We are all born with expectations. Expectations of how our life should be. Expectations of how people should act and what to expect.
The dictionary defines this term as:–noun. 1. the act or the state of expecting: to wait in expectation. 2. the act or state of looking forward or anticipating. 3. an expectant mental attitude: .And every day, these ideas are shot and shredded by some person with a Glock, laughing his or her head off at the human race. At least, in my world.
Let’s talk parenthood. As everyone knows, my first son trotted off to school and I anticipated what would happen. My disastrous orientation only fueled my fears. To update my dear peeps, I will tell you when the bus pulled away, I collapsed onto the driveway in a state that foreshadowed a funeral and not the first day of school. The bus driver promptly stopped the bus to call out the window if she needed to call an ambulance, thinking I had a heart attack. Bless my husband. He just waved her off while I sobbed and said I was always like this. Great first impression.
Got myself together and followed the bus to school. Parked the car, raced out with Joshie hanging from my hip to be promptly told by the crossing guard I was not able to park there. I burst into tears. She then waved me onward, stating first time kindergarten mothers could park there. I rushed in to make sure Jake did not wander off somewhere and get lost, and was impressed by the organized chaos in the building and realized they had all the kids under a strict watchful eye. I snuck into his classroom to find him sitting perfectly still in his seat. When he spotted me, he gave a big grin and waved, “HI, Mommy.” I asked about the bus ride which he replied “Was fun.” With nothing seemingly to worry about, I trudged off and spent the next few hours crying and marveling that my son was ok without me.
The days have passed with normalcy and my expectations of sheer disaster have been averted.
When Joshie started pre-k, I was feeling quite confident. He was more social than Jake and knew the teachers. I assumed he’d kick me to the curb in a minute and I would trot off happy. NOT. He clung and weeped and did not want to participate for most of the session. Needless to say, I got in late to work because I stayed, completely nonplussed that each child had done what was least expected. A lesson that keeps repeating over and over and over….
How about marriage? Whew – that one is interesting. I used to think finding my soul mate would defy all odds of normalcy. Marriage expectations are so unfair, because they are based on dating. Dating your soul mate rocks. Sex all the time, dinners out, partying to all hours and sleeping in late. You actually go places and see things of culture and interest. You actually talk about meaningful topics. Why wouldn’t you expect it to go onward and upward?
My husband and I passed our 6 year anniversary and my hope of all hopes was to go and see a movie together. Maybe even get to talk over a slice of pizza. We are not sex/love partners. We are work partners. We have crap to do: take care of the kids, the house and pay our bills. We like to watch Survivor together and Big Brother for fun. When I am excited to tell my husband about something, I have to rush through the story because the kids sense they are not the focus of our lives and hurriedly try to halt the conversation immediately and loudly.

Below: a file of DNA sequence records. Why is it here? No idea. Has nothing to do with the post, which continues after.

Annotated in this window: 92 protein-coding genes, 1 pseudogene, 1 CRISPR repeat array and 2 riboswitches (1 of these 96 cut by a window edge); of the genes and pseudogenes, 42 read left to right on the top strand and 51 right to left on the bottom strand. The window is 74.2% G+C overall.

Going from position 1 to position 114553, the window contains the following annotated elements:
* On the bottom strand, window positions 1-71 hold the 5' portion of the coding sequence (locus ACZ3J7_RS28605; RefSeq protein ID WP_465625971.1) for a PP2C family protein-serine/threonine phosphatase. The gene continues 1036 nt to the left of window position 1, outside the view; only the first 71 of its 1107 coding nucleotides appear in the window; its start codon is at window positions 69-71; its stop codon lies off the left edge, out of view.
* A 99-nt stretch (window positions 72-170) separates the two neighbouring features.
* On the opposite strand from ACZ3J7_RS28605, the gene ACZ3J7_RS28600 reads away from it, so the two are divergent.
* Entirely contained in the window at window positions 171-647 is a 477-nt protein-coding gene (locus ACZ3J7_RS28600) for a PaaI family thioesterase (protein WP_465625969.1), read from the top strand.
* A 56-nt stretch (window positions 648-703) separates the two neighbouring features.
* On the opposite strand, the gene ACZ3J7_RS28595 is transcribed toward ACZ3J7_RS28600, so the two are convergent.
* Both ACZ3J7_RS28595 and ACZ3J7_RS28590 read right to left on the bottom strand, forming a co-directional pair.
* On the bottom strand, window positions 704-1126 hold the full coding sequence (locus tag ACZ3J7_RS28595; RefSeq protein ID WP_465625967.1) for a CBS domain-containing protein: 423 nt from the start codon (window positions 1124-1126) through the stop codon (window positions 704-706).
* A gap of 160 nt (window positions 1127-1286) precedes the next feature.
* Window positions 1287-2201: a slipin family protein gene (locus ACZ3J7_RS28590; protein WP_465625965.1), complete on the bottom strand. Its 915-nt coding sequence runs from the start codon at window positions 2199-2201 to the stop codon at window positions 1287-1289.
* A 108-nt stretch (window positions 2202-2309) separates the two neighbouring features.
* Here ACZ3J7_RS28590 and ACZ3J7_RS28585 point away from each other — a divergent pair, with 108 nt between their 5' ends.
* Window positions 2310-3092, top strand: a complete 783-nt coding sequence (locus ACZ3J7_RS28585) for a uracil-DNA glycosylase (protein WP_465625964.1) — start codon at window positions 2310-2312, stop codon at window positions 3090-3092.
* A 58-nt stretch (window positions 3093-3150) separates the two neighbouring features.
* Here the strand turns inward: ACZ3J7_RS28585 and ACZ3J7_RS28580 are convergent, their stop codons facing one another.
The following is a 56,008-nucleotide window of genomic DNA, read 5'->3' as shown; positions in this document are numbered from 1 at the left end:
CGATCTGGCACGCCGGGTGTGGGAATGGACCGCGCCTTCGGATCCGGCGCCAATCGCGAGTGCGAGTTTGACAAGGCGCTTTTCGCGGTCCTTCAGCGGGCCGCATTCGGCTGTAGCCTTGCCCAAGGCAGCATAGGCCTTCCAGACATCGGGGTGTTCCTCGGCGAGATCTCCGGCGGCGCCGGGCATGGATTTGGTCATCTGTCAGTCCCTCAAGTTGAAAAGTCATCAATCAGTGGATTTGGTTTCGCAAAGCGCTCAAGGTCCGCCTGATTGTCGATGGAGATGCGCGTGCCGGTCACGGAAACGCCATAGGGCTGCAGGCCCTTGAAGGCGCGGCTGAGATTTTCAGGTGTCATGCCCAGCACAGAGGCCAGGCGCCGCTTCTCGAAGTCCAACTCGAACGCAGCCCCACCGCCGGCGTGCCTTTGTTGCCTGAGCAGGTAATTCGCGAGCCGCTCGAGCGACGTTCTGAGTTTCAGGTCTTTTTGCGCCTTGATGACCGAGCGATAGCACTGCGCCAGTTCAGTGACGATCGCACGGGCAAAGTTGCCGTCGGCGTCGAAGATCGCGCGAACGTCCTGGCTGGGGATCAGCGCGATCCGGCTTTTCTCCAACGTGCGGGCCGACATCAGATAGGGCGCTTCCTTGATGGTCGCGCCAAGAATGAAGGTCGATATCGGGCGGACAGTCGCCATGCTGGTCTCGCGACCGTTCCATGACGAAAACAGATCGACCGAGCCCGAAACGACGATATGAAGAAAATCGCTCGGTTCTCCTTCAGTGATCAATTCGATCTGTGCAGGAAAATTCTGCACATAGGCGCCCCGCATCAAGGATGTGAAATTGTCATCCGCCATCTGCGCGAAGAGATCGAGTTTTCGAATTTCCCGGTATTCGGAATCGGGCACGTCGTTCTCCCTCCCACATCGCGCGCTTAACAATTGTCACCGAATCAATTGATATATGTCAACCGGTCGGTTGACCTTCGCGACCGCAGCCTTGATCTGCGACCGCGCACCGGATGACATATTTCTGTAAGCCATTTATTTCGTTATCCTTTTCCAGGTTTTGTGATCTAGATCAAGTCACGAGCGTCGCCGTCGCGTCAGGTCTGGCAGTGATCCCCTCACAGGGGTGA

And the sex? The last time I was exhausted and asked him why we were doing it again so soon. He sadly informed me of the real length of time that had passed. Quite embarrassing, so I won’t share here.
Let’s take our writing. I expect certain things from characters or myself and get waylaid each time. During the writing of The Marriage Bargain (which I am still trying to sell), my secondary character leapt off the page. I had originally been using her as a subplot, but she was so dynamic and stubborn, she completely overshadowed my poor heroine. So, I decided to dump her and give her her own book. Have not started it yet but she is still bothering me – tugging at my subconscious consistently saying, “What about me?” in a demanding voice. This one does not whine, she demands and she gets. But I am still unsure what man is a match for her – I think I have him but until I am completely certain, she is going to have to stay put.
Don’t you love when you are writing with a plan in mind and suddenly, the book evolves into something completely different? Characters are organized and plots are loosely laid. You can actually eke out a synopsis, thank God, and maybe sell it on proposal with the first three chapters. Then you begin writing only to discover you were so very wrong, and now have to quit the book or change it. These little devils of our imagination literally grow in leaps and bounds and take over the book. Of course, they don’t give a crap. They are not paid for their story – it’s all on us to sell them – but they just want to be born and do what they want.
The good news? You know there is always good news. The surprise element. When our expectations do not go as planned and the outcome is even better. When the book soars to new heights defining any outline. When your child makes you laugh out loud or cry because they have done something completely unexpected and suddenly you SEE them for who they are. When your husband buys you a diamond ring in the Cayman Islands and shrugs the whole thing off because he just loves you, and isn’t that reason enough?